IdeaFest panel challenges current conceptions of reconciliation

Campus News
Photo credit: K. Peruzzo/
Erynne Gilpin is one of four panelists speaking at “On being here to stay, together,” part of IdeaFest 2017. Photo credit: K. Peruzzo/

How do we reconcile the past to create a better future? What does reconciliation mean at a local or national level? What does it mean in relation to Canada’s 150th? What does reconciliation even mean at all?

Panelists at IdeaFest event “On being here to stay, together,” taking place tonight, will grapple with these questions, and many more, while suggesting ways in which Indigenous and non-Indigenous communities can create more positive relationships.

Presenters include Michael Asch (Department of Anthropology), Neilesh Bose (Department of History), Erynne Gilpin (Centre for Global Studies and PhD candidate in Indigenous Governance), and Anita Girvan (Centre for Global Studies/School of Environmental Studies).

“People should come to the panel because the word ‘reconciliation’ . . . is in everyone’s mind, on everyone’s tongue. You hear it within media, you hear it all the time,” says Erynne Gilpin, a fellow at the Centre for Global Studies.

“And it’s difficult for us to get into talking about relationship building or salvaging relationships without really trying to critically assess ‘what does this word mean and how is it relevant for our communities?’”

“If we’re talking about reconciliation,” she adds, “let’s really dig down into ‘what does that mean?’ What does that mean, not only between the state and Nations, but what does that mean between me and my neighbor?”

In order to move forward, we must also look back, say both Gilpin and Michael Asch, who will be joining the panel to bring an anthropologist’s perspective to the discussion. For the last 40 years, the basic goal of his work has been how to create a just relationship between settlers and Indigenous people.

“We need to begin by understanding that we did not acquire sovereignty and jurisdiction on these lands,” Asch says, “and that until we can acknowledge that and move forward in that context, we’re going to be blocked from doing anything really serious.”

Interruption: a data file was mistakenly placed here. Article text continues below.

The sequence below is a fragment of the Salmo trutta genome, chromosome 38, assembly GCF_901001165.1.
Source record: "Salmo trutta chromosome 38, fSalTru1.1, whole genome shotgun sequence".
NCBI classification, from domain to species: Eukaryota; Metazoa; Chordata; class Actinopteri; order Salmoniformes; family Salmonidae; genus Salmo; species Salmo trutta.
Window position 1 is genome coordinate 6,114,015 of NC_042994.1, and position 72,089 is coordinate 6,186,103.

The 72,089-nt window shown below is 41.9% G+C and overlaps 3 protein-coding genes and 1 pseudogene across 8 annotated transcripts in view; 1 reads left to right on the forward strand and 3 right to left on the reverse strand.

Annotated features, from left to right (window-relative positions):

After working with the Dene Nation for a number of years, Asch decided to be what he calls a “different type of anthropologist” by looking at our own, contemporary society, as much as he looks at societies of the past.

In his most recent book, On Being Here to Stay, Asch discusses people at the time of Confederation who had a much more progressive view of what relationships with Indigenous people should be than the way in which we imagine it now.

“We have fallen into a trap of assuming that no matter how bad we are now, we certainly are better than the people who came before us,” he says.

“It’s a kind of forgiving of ourselves for at least doing better, and it also means that we cut ourselves off from history.”

When we claim naivety in Indigenous-settler relationships rather than citing past situations of cooperative relationships, Asch says, we are able to escape blame by saying, “oh no, it’s something new, we don’t know what to do about it.”

And when discussing reconciliation as Canadians celebrate Canada’s 150th, a central topic of the panel, it is important to pursue relationships that are not predicated upon colonial or neo-colonial attitudes.

“Canada’s 150 is something that isn’t relevant for Indigenous communities,” says Gilpin, much in the same way that reconciliation is not necessarily favorable or relevant to many Indigenous realities today.

“So if we are going to be engaging with Canadian notions of reconciliation or relationship-building, then we have to first and foremost be able to interrogate what that means,” says Gilpin,” and then really nourish and foster an Indigenous response to that, grounded within our own subjective cultural teachings and values.”

“I would appreciate it if folks were just able to take a moment and understand the complexities of relationships and the amount of work and responsibility that goes into building good relationships,” says Gilpin.

“It’s not something that we can just take for granted or something we can sign on a paper or even buy or purchase, but rather is something that requires time, commitment, effort, accountability and renewal.”

Ultimately, says Asch, we have to make major changes within ourselves.

“It’s clear that what Indigenous people are asking for is very reasonable and it may be very hard to put into places of practical matter, but I’m sure it wouldn’t be impossible. Why are we resisting it so much? What is it in our own history and thinking and interests that keep us from making this move that seems, to me, to be so reasonable?”

“We’ve got a really big problem that /we/ have to work on,” he adds, “and stop saying that they have a problem that we can help them with.”

“On being here to stay, together” takes place today at 5:30–7:30 p.m. in the Bob Wright Centre (BWC), room B150. For more on other IdeaFest events running this week, visit